CAMILLO: 5 Myths About the Proposed ‘Pay As You Throw’ Waste Reduction Program

Op-Ed By Fred Camillo, Greenwich First Selectman

Developing the FY 2020-2021 budget presented many challenges for our Town, including significant increases in waste removal and recycling costs.

Historically, the Town earned revenue on recycling materials. Then in recent years, recycled materials were removed at no charge to the Town.

Starting in Fiscal Year 2021, due to changes in the current worldwide recycling market, the Town will have to pay a tipping fee for recycling removal on a per ton basis. If we did nothing, this would be a new annual expense of about $912,000 this year and will increase to nearly $1,200,000 next year.

Raising taxes just to cover this is neither fiscally sound nor sustainable. Therefore, to mitigate the impact to taxpayers, my FY2020-2021 budget includes a Pay As You Throw (PAYT) system for waste management. This would treat waste disposal just like water, electricity, and other utilities. You pay only for what you use – giving residents and businesses more control over their waste costs.

This is a big change for Greenwich, and as with any major change, especially with the advent of social media, there can be quite a bit of misinformation out there. To help dispel some confusion, I have compiled some responses to some of the common myths about Pay As You Throw (PAYT).

Myth 1: I’m paying for something that used to be free.

Fact: This is not a new tax. Trash removal has never been free – waste disposal is very expensive and is currently paid by your taxes. Unlike other utilities, residents and businesses currently have no control over their waste costs and many actually subsidize high-waste producers and people who don’t recycle.

Myth 2: I’m paying twice for the same thing!

Fact: Bag fees are used to offset the taxes needed for waste disposal – reducing the burden on taxpayers. PAYT shifts disposal costs to users and gives residents and businesses more personal control.

Myth 3: This will cause illegal dumping so that people won’t have to buy bags.

Fact: There is no evidence to support this claim. According to CT DEEP, compliance is usually successful within the first six weeks of a new program. Illegal dumping is still illegal and Towns report the same experience with or without PAYT.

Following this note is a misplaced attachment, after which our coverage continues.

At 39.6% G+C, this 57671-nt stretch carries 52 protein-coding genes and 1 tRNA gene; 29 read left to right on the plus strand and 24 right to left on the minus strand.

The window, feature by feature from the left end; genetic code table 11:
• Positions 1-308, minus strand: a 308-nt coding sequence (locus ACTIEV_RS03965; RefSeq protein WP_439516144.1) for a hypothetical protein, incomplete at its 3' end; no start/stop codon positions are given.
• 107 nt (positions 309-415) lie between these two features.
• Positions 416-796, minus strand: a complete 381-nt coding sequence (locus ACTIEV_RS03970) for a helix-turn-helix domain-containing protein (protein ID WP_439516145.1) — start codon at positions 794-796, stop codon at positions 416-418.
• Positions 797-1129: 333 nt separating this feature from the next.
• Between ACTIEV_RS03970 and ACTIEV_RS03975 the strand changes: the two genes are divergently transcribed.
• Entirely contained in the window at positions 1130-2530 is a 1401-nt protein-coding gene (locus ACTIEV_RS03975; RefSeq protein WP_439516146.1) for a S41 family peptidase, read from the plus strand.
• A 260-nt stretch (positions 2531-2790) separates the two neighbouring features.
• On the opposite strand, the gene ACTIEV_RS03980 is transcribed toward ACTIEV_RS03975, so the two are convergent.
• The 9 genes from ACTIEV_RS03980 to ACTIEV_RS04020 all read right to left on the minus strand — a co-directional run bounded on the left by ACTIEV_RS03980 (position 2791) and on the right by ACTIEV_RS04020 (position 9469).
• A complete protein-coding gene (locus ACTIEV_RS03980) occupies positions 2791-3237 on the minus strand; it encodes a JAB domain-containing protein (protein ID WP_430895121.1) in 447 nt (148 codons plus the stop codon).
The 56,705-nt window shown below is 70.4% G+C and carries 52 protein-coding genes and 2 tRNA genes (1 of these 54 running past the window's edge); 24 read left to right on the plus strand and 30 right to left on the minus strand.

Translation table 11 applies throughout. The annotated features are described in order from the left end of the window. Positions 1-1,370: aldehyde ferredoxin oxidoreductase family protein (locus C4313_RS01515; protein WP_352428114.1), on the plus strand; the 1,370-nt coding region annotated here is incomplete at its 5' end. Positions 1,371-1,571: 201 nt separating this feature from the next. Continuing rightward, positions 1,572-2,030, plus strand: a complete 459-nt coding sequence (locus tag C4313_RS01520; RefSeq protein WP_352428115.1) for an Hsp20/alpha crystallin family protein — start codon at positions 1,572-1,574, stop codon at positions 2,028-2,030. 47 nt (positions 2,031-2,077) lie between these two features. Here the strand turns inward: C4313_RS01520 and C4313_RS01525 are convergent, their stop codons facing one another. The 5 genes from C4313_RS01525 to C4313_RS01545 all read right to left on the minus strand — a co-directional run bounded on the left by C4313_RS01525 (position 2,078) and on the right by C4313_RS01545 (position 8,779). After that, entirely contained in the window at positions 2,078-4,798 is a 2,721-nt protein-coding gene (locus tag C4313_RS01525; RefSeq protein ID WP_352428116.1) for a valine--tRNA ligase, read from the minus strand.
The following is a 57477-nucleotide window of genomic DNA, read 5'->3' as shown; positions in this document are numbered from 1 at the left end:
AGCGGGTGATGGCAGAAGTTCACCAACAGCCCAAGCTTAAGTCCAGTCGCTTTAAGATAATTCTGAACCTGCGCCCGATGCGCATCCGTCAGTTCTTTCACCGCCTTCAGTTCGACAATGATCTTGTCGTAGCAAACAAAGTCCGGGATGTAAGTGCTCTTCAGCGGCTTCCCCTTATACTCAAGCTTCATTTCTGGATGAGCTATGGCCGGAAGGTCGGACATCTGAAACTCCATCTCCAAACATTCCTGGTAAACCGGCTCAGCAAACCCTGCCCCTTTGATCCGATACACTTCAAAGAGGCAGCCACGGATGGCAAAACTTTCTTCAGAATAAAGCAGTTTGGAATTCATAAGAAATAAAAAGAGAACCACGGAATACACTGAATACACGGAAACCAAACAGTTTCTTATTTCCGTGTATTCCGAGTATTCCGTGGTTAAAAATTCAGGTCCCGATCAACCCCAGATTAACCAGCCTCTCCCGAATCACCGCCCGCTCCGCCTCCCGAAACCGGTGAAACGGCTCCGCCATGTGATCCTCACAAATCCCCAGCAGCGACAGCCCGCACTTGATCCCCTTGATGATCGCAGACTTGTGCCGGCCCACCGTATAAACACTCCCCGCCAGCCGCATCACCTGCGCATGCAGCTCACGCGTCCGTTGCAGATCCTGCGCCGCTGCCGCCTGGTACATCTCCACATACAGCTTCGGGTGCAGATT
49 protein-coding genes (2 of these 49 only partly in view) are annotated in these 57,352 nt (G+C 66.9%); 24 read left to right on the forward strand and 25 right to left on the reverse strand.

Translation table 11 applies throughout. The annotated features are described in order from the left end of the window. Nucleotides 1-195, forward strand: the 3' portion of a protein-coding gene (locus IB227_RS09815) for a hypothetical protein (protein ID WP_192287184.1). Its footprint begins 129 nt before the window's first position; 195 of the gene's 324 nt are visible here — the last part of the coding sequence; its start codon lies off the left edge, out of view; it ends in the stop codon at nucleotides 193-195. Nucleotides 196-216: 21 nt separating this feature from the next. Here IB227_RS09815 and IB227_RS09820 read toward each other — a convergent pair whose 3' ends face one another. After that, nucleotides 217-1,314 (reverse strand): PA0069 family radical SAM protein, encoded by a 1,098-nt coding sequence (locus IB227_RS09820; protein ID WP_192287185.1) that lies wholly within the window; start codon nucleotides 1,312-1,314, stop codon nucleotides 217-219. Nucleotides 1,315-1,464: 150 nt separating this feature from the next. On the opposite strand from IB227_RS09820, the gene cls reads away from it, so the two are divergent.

Myth 4: There must be a better way to manage waste disposal expenses. We should study this more thoroughly and try other solutions first.

Fact: The State of Connecticut, as well as other states and cities around the country, have worked for decades to find programs that increase recycling and reduce waste. According to CT DEEP and MassDEP, Pay As You Throw is the single, most effective way to reduce trash while also saving money.

Myth 5: This will impact my private hauler – and that will cost me more money.

Fact: Because of the new expense for recycling removal, the Town must do something to prevent a tax increase in excess of 3%. PAYT is the option that has no major impact on private haulers. Trash collection continues as it does now, the only change is the bag that your garbage goes in. Unlike other options, this allows private haulers to continue operations as they do today and allows residents who bring trash direct to Holly Hill to still do so.

This is a great opportunity for Greenwich, not only to produce a budget that makes financial sense for taxpayers, but also further places our Town as a sustainable leader in the country. The time is at hand to make a decision. We can do nothing, which is not an option I am willing to consider. Or, we can implement a policy that makes economical and environmental sense while once again allowing Greenwich to lead.

My office has set up a website with detailed information about Greenwich’s PAYT proposal at I also would love to hear from residents and businesses, so please do not hesitate to contact me at [email protected] with any comments or questions.

See also:

Greenwich to Pilot Food Scrap Recycling in April

First Selectman’s Proposed 20-21 Budget: What’s Cut? What’s Funded?